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Divorce and how it affects Social Security benefits

If a person in San Jose divorces someone who has a higher income, they might be able to collect on that ex-spouse's Social Security benefits. Social Security benefits begin paying out at their full amount when a person retires. Depending on one's birthdate, retirement age could be somewhere between the ages of 66 and 67. A person may draw on their spouse's Social Security benefits if their own benefits would be less. The person is eligible to claim up to 50 percent of the full benefit from their ex-spouse. This does not reduce the benefit available to the ex-spouse.

Social Security benefits are calculated based on a person's work history. A person has the option to begin drawing on their former spouse's benefits at age 62. However, this benefit will be reduced. Furthermore, if the spouse has not yet begun collecting benefits, it is necessary for at least two years to have passed since the divorce. The person claiming the benefit must also remain unmarried. If they did remarry, that marriage must have come to an end.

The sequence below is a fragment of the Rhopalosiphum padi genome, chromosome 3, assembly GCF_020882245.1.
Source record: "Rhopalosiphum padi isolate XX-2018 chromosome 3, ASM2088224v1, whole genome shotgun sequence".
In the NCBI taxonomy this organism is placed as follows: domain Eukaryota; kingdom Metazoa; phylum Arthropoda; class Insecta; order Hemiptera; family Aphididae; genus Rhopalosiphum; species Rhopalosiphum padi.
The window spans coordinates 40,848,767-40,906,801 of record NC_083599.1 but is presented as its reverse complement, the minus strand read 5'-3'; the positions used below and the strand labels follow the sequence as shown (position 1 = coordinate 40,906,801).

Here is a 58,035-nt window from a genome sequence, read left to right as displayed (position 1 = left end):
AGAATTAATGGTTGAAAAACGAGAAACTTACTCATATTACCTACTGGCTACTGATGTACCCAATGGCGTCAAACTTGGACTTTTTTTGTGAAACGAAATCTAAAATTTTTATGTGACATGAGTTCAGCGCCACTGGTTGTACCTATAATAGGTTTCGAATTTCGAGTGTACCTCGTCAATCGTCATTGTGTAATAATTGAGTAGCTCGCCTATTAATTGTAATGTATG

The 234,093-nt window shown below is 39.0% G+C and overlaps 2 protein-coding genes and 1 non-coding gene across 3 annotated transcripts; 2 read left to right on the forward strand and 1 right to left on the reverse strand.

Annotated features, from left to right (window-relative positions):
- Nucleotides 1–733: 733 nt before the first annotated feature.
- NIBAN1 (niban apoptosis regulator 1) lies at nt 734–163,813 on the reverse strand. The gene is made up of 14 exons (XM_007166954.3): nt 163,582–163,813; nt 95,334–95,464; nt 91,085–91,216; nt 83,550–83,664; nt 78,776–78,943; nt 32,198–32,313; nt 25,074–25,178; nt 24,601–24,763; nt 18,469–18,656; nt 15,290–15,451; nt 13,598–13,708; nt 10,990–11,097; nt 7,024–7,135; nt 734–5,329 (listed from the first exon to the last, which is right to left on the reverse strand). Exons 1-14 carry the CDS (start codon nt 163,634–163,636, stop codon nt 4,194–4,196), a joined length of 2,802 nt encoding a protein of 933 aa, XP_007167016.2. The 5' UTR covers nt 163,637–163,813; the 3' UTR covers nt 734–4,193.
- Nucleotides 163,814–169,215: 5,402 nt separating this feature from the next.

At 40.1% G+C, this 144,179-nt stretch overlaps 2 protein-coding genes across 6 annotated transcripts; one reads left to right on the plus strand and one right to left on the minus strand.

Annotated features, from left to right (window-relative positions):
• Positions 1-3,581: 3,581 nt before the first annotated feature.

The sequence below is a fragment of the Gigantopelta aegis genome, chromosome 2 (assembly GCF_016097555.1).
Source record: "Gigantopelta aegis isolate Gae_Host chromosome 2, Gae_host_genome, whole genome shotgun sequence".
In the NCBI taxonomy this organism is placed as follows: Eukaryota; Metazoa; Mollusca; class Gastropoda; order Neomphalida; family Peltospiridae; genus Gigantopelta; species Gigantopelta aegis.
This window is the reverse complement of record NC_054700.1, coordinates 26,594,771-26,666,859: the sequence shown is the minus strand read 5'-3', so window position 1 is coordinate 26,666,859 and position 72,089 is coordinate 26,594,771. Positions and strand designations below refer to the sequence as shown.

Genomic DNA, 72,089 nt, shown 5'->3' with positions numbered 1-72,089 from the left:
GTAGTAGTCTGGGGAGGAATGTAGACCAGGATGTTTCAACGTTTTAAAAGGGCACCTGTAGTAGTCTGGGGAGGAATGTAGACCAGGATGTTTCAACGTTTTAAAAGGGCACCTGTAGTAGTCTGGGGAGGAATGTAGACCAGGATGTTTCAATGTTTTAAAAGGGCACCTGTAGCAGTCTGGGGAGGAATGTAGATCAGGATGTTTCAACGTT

There may be other complications to look into before a person decides how they will draw Social Security. For example, they might have to pay tax on the former spouse's benefits.

Individuals who divorce may be able to claim a portion of other assets that are deemed marital property as well. California is a community property state, so assets acquired after marriage are generally considered marital assets. There may be exceptions such as inheritances or if the couple has a prenuptial agreement. In a high-asset divorce, business ownership, investments, valuable collections, retirement accounts, out-of-state real estate and more may all need to be divided. There may be tax implications for some retirement accounts and other assets.

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